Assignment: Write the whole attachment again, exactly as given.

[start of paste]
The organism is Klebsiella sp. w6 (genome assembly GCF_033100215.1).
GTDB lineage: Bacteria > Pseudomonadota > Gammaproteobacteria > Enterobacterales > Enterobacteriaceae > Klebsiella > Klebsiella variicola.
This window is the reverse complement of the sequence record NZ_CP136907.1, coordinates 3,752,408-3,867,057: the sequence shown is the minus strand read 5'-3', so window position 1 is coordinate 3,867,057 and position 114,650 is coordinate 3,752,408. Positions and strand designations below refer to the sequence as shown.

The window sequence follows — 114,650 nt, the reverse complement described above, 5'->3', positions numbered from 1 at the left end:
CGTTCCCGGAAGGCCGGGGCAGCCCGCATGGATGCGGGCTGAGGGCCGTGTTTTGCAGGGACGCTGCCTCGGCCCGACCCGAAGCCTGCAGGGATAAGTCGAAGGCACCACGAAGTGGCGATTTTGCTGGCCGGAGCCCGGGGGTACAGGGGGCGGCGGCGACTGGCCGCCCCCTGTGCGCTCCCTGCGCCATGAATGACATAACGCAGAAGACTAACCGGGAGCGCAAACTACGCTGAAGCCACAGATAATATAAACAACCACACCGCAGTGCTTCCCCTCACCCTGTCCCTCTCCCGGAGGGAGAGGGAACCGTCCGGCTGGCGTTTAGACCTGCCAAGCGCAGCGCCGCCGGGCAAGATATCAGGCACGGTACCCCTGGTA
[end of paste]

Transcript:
The organism is Klebsiella sp. w6 (genome assembly GCF_033100215.1).
GTDB lineage: Bacteria > Pseudomonadota > Gammaproteobacteria > Enterobacterales > Enterobacteriaceae > Klebsiella > Klebsiella variicola.
This window is the reverse complement of the sequence record NZ_CP136907.1, coordinates 3,752,408-3,867,057: the sequence shown is the minus strand read 5'-3', so window position 1 is coordinate 3,867,057 and position 114,650 is coordinate 3,752,408. Positions and strand designations below refer to the sequence as shown.

The window sequence follows — 114,650 nt, the reverse complement described above, 5'->3', positions numbered from 1 at the left end:
CGTTCCCGGAAGGCCGGGGCAGCCCGCATGGATGCGGGCTGAGGGCCGTGTTTTGCAGGGACGCTGCCTCGGCCCGACCCGAAGCCTGCAGGGATAAGTCGAAGGCACCACGAAGTGGCGATTTTGCTGGCCGGAGCCCGGGGGTACAGGGGGCGGCGGCGACTGGCCGCCCCCTGTGCGCTCCCTGCGCCATGAATGACATAACGCAGAAGACTAACCGGGAGCGCAAACTACGCTGAAGCCACAGATAATATAAACAACCACACCGCAGTGCTTCCCCTCACCCTGTCCCTCTCCCGGAGGGAGAGGGAACCGTCCGGCTGGCGTTTAGACCTGCCAAGCGCAGCGCCGCCGGGCAAGATATCAGGCACGGTACCCCTGGTA